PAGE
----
It is imperative that licence holders understand sponsor duties and responsibilities because if compliance is not met, the Home Office can suspend or even revoke your Sponsor Licence.
Pre Action Protocol
The decision to refuse or revoke a Sponsor License does not carry any appeal rights. Judicial Review (JR) may be the only option for a business if their licence application is refused or existing Tier 2 Sponsor Licence revoked. The Judicial Review is conducted through the High Court and is designed to determine if the Home Office has made a lawful and reasonable decision.
Pre Action Protocol or PAP is a notice of potential Judicial Review proceedings to the Home Office, in normal circumstances Home Office is given 14 days to respond to this pre-action protocol letter. The objective of the pre-action protocol is to avoid unnecessary litigation. The time limit to bring judicial review proceedings is as soon as possible and within 90 days from the date of original refusal decision and a pre action protocol letter has to be given to the Home Office within those 90 days.
Grounds for Judicial Review
Judicial review is a complex legal process and is normally deemed as a remedy of last resort. The purpose of a pre-action protocol letter is for the applicant bringing the judicial review to set out their case against the Secretary of State for the Home Department (the Home Office) allowing them to consider the merits of the case before any litigation commences.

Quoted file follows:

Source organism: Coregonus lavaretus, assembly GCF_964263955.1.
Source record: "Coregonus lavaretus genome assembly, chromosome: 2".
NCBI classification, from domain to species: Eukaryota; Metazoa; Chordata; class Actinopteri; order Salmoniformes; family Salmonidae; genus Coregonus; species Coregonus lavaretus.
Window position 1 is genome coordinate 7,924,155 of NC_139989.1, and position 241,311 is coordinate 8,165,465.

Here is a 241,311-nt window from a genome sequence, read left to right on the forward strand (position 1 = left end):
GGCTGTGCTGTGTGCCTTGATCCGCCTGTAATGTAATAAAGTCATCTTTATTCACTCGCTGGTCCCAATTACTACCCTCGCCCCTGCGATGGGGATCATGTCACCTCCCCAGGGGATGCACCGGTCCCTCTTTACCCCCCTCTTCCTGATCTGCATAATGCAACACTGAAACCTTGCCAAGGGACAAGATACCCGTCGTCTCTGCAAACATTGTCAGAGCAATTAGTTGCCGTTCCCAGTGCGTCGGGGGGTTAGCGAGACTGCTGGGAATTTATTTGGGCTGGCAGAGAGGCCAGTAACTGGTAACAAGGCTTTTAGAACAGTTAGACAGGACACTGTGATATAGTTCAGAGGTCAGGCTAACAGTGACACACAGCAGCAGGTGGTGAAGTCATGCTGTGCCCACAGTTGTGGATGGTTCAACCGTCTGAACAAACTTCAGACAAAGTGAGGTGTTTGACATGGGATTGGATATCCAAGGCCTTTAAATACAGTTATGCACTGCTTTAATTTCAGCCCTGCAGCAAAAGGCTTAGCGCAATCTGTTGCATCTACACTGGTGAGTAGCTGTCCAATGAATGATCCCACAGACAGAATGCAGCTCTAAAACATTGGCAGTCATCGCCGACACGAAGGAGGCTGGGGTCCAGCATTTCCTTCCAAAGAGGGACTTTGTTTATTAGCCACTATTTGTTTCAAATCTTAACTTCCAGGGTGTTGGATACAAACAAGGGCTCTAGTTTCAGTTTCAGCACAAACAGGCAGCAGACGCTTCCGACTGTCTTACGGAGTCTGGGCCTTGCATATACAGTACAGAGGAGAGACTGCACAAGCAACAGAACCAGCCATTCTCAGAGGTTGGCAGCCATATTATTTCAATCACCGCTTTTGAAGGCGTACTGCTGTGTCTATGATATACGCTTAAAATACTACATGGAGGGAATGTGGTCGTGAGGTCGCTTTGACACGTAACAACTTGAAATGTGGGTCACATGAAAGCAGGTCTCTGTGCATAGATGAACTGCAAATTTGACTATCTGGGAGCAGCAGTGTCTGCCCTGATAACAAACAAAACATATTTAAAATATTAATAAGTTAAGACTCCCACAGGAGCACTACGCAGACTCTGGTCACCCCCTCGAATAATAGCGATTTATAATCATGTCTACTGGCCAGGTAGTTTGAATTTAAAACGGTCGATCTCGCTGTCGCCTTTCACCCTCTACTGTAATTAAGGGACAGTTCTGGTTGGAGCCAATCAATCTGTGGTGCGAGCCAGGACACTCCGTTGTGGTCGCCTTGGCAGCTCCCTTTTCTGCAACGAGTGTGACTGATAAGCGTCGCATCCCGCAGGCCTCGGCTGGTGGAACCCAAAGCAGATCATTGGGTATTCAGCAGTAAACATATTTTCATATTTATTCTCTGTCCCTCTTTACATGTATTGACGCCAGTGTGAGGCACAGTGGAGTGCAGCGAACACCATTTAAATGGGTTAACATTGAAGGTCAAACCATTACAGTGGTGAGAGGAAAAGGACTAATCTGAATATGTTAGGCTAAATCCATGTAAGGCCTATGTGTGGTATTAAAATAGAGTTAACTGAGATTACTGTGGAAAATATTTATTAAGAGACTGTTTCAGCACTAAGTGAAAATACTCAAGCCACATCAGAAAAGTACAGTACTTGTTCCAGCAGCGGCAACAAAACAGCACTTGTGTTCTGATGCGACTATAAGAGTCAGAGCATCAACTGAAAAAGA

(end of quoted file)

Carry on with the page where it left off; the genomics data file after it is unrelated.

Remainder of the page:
The Judicial Review of sponsor licence application or revocation is conducted at the High Court. At City Legal we can assist the organisations in preparing a letter before action, after gathering all evidence in support of the case. Strong cases are often resolved at this point. If successful negotiation is not attained at this point, the organisation may be able to pursue the Judicial Review and we can signpost you to a qualified barrister or Solicitor Advocate, who can pursue this further. A strong and justifiable PAP letter may lead to UKVI withdrawing the revocation, reinstating the sponsor licence, or negotiating terms such as agreeing to downgrade to B rating rather than a revocation. Time is of the essence, so prompt action is essential, as any challenge must be made as soon as possible or in any event within three months of the revocation decision.
How can we assist?
Frequently Asked Questions
The Home Office takes the view that as employers benefit directly from sponsorship, they must play their part in ensuring the system is not abused.
From April 2017 employers face the payment of an Immigration Skills Charge (ISC) for sponsoring migrant workers.